“That’s a holiday!”
“No holidays for me,” he said, as we let him off.
Ten minutes later, we arrived at Kimble’s home, a small pink house in a neighborhood not unlike those I had toured. She was again on her way out, but she told me that if we came back tomorrow, she’d show me handwritten letters she received from the anonymous source who leaked her the first cabinet minutes that went public.
The next morning, Kimble, Wilkins and I returned. “Dear Brenda,” the first letter reads, “I can’t go into a lot of detail and I can’t delay any longer. I also can’t reveal my identity or specific sources. Time is of the essence.” The letter, sent to Kimble after HB 70 was passed into law and before it went into effect in October 2015, was accompanied by minutes from the meetings, showing that members included top officials such as ODE’s Ross and at least one member of the governor’s office, as well as locals such as the bishop of the diocese of Youngstown, the president of Youngstown State University, and local entrepreneurs. Lepore-Hagan says she was not invited, nor were any public teachers, parents, or members of the school board.
The governor’s office and the ODE called the shots. One meeting was kicked off by Ross “by reminding everyone that confidentiality amongst the Cabinet is essential until the plan begins to take place.” And just before the “plan” went public, cabinet minutes show the governor’s office’s director of legislative affairs “clarified the [PR] message and articulated that the way the messaging is framed and presented is extremely important.” Subpoenaed emails reveal that the governor’s office even prepared the local chamber of commerce’s draft testimony in support of HB 70. Others in the community, including Youngstown NAACP president, George Freeman, seem to have fallen in line. Weeks before the CEO was appointed, Freeman told me in the hall outside an ongoing school-board meeting that “they need to hire someone who can oversee the school district and have absolute power. . . . There needs to be absolute decision-making power.”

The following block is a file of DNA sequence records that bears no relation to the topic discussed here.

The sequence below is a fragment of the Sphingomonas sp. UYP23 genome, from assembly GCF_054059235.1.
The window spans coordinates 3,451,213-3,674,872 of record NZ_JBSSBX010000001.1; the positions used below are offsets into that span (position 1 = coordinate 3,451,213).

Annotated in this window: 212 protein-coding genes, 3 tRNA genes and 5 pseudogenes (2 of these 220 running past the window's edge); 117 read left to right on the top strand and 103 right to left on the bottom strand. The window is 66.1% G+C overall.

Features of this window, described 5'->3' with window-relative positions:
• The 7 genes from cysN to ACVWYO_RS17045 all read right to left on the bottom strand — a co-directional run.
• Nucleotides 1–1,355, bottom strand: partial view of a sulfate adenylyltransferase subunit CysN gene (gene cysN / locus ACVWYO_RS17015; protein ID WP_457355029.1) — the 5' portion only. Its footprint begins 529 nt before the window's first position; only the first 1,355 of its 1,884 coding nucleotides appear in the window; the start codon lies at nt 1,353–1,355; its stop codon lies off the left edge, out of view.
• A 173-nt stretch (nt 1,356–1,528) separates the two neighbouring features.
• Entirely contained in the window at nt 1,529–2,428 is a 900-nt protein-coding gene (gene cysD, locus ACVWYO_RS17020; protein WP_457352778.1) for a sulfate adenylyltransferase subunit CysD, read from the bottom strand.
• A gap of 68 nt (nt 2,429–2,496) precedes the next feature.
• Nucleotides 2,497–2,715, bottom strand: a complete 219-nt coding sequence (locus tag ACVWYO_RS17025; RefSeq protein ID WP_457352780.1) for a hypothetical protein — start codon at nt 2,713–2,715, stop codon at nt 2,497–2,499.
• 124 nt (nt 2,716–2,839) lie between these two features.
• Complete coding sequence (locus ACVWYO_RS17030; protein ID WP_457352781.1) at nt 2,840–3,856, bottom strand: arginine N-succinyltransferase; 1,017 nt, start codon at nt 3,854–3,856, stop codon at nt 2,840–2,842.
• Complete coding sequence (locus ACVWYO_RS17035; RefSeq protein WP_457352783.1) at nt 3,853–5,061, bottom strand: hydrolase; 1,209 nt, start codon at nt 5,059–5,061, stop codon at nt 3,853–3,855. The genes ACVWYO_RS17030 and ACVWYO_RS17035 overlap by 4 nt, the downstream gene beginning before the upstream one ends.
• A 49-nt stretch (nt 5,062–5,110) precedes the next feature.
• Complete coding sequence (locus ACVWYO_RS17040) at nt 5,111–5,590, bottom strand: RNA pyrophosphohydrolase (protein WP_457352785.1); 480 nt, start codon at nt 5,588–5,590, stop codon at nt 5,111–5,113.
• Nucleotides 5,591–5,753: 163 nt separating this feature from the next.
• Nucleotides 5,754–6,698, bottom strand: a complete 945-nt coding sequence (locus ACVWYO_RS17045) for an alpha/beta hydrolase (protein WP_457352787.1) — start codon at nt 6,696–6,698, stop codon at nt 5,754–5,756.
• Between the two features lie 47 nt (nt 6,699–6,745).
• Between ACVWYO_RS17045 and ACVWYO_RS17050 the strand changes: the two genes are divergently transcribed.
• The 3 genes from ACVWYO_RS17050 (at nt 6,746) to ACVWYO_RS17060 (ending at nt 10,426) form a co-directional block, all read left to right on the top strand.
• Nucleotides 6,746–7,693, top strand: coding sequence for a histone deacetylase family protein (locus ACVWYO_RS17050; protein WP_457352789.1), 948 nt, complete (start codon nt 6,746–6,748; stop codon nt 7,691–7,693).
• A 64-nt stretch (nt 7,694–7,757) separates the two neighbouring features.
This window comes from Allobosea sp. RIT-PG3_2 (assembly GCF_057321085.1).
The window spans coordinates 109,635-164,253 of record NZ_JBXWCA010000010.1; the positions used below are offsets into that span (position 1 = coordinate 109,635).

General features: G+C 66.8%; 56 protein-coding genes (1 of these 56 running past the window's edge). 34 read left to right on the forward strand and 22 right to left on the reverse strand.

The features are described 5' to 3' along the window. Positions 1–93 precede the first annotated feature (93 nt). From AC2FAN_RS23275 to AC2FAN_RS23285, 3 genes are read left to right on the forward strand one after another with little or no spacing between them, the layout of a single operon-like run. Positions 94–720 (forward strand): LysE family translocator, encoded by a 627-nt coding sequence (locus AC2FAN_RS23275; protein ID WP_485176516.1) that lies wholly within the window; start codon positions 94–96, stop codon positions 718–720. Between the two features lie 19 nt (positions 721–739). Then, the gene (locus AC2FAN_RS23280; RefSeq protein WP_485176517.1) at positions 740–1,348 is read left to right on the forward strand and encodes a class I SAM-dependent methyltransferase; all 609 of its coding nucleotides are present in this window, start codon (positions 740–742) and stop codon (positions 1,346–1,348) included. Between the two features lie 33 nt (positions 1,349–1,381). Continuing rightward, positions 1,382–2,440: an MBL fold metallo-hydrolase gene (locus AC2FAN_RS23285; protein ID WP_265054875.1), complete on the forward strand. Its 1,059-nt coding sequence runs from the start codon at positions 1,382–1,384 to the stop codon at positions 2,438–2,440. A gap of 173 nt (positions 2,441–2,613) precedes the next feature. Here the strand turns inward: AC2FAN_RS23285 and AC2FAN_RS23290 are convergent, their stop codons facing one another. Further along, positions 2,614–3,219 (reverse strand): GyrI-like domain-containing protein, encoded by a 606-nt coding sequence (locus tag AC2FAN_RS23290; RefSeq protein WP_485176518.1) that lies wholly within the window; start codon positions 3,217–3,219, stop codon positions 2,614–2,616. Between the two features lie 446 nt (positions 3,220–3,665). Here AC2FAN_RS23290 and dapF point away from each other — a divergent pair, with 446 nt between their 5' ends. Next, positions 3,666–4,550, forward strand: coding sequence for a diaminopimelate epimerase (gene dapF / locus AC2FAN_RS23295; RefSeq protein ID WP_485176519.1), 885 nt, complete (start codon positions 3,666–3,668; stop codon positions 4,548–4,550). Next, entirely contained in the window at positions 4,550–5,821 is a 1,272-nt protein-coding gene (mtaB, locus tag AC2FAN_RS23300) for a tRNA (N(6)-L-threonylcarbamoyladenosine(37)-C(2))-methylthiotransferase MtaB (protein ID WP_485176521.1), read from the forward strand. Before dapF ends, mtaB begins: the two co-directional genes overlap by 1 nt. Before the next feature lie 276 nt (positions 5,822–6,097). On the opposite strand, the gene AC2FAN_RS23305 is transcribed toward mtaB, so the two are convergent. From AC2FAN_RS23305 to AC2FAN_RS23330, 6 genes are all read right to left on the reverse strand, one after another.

In the years since World War II, Youngstown has found itself in the unfortunate position of becoming a sort of testing grounds for futurists offering solutions to the Rust Belt’s postindustrial decline. It is big enough to test new programs and policies on, small enough to ignore when they fail, and poor and black enough for those in power to silence opposition. The suburban strip mall, the privatized prison, ice cream on a stick: each of these innovations began in the Youngstown area. And eventually, they spread across the country.
After I left the city, I called Lepore-Hagan, the local state representative, on the phone. It had been days since the CEO was appointed, and Lepore-Hagan sounded exhausted. “They blatantly lied to everybody.” She mourned the thought that this experiment might be one of those that spreads. “Youngstown,” she said, “is the tip of the iceberg; it is going to go across the state.”